I have always loved horses and started riding when I was two. I then bought a 1)pony from a friend. She was into 2)eventing so I decided to keep the pony and do the same thing. I started eventing properly at the age of ten and started eventing for the British team two years ago.
During term time, the evenings are taken up with training, but during the holidays I will spend 3)virtually the whole day at the yard, except for one day a week when the pony gets a well-earned rest.
If Spring, my horse, is going in the indoor riding school, it will involve a lot of repetitive circles and practising for a long time until the 4)routine is perfect, and for me this does sometimes get a little bit boring, but it all 5)pays off in the long run.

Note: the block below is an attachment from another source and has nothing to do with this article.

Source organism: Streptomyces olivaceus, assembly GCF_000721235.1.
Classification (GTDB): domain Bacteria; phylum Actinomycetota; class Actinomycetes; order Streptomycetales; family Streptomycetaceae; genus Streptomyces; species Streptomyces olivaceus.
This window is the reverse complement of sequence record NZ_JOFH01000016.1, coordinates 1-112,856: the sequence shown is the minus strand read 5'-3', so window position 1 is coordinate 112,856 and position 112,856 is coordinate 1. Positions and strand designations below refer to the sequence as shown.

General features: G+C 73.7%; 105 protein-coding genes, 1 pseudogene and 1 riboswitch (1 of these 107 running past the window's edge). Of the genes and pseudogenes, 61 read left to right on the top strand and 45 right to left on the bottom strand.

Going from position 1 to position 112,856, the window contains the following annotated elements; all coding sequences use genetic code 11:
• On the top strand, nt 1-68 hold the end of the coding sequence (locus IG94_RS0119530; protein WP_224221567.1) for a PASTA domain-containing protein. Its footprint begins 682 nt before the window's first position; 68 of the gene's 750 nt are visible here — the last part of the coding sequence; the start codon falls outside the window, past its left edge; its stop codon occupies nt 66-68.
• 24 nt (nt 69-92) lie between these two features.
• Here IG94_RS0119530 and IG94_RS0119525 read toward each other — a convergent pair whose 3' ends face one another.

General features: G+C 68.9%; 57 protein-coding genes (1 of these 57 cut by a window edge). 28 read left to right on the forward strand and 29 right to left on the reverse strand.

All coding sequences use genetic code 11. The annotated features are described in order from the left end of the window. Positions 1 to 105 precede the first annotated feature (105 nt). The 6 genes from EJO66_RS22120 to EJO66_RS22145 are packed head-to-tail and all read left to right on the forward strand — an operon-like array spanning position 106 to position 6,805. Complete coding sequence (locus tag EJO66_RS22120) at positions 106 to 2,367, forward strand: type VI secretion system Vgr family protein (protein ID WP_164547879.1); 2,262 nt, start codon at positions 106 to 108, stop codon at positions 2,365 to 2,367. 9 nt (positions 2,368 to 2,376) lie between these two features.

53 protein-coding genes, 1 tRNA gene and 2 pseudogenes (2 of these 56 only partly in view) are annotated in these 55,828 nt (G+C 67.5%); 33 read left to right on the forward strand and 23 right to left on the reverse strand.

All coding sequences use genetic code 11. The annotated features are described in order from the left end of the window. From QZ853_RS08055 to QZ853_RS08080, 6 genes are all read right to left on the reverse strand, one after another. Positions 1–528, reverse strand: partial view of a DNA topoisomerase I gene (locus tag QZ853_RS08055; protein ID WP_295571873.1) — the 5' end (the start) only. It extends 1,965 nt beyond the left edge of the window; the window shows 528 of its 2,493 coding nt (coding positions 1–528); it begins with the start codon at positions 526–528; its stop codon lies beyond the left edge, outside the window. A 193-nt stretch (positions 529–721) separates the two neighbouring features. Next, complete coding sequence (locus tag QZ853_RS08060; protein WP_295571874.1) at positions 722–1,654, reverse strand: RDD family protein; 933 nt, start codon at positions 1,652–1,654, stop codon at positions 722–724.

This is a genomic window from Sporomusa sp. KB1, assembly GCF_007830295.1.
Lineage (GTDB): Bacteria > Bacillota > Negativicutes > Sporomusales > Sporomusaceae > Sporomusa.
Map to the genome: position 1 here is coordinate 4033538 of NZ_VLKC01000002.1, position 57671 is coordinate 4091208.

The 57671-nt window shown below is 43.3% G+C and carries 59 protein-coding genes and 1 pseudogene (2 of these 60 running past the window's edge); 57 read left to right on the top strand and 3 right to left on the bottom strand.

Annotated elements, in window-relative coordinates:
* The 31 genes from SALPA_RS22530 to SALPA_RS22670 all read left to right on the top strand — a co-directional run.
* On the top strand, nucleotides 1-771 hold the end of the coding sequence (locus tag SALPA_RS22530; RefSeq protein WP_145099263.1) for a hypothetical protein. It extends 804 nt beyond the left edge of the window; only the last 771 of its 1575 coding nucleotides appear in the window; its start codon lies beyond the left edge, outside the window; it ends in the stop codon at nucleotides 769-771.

But competing is where you get the real excitement. It is where all the hours and dedication you have put in really pay off and hopefully end in success.
This year I took part in the Charles Owen British Pony Eventing 6)trials, and for me it was a dream just to get selected. I am only 14 and it's my first year doing trials on Spring, so I wasn't sure how I would even get on. But after they started and I had some good results, I started to believe I had a chance of getting on the team.
The 7)championships were a bonus and I never expected to do that well. I knew the team had done well in the past, so to get gold and be part of that was absolutely amazing. To win individual silver was unimaginable and I am so proud of my pony and all the hard work everyone put in to make it possible.
The only downside was getting so nervous. Although I am fairly confident and I have a fantastic pony, I always get nervous, especially right at the start before 8)dressage. But that soon goes when the 9)adrenaline 10)kicks in. As long as I can say I gave my best and haven't let the horse or anyone down, then I am happy.